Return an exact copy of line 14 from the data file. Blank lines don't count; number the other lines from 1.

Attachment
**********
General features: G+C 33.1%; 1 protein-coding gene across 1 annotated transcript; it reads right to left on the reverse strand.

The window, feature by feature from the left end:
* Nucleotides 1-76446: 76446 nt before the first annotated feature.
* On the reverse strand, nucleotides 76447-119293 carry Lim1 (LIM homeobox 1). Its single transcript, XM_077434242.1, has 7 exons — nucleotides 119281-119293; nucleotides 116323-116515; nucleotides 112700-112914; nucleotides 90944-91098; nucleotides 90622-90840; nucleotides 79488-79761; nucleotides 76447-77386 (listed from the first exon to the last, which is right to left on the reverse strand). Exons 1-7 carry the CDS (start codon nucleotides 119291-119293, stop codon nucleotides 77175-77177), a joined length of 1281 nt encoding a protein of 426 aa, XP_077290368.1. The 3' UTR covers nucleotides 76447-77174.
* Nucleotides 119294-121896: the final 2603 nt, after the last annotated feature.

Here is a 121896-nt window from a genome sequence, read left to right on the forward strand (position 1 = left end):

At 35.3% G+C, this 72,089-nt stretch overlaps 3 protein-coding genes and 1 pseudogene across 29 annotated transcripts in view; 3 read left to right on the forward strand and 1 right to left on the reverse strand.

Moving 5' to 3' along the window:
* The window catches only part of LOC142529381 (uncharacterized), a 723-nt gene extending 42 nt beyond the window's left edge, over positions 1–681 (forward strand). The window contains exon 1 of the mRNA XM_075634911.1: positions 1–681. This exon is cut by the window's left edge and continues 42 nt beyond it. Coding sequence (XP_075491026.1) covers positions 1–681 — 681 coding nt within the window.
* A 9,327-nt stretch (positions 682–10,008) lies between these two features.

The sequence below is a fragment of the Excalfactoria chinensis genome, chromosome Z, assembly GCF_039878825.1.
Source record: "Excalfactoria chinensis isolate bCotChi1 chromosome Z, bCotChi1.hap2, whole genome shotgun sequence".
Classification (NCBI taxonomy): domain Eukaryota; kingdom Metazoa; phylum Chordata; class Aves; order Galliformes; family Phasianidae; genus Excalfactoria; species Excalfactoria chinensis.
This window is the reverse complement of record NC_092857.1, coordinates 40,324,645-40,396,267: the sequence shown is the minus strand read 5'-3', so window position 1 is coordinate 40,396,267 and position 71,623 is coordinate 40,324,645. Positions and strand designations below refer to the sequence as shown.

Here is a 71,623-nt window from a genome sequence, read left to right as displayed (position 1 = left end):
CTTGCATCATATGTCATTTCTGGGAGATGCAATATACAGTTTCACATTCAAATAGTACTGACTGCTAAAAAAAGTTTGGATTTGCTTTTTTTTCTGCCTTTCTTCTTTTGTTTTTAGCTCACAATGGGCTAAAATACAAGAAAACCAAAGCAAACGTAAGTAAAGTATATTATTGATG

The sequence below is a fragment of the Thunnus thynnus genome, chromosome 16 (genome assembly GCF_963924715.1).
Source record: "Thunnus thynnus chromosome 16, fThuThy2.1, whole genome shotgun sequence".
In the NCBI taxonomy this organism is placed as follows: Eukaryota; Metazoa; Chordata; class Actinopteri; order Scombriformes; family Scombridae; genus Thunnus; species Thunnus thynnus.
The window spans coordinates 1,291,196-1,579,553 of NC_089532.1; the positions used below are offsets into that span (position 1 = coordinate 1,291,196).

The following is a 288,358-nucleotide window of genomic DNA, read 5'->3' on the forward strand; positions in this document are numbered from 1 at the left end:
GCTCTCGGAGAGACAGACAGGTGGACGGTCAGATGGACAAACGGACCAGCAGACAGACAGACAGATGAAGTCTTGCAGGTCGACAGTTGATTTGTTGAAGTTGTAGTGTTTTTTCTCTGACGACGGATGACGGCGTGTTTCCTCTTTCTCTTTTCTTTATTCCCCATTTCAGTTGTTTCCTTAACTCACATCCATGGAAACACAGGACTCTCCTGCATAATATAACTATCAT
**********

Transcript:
This window is the reverse complement of record NC_092857.1, coordinates 40,324,645-40,396,267: the sequence shown is the minus strand read 5'-3', so window position 1 is coordinate 40,396,267 and position 71,623 is coordinate 40,324,645. Positions and strand designations below refer to the sequence as shown.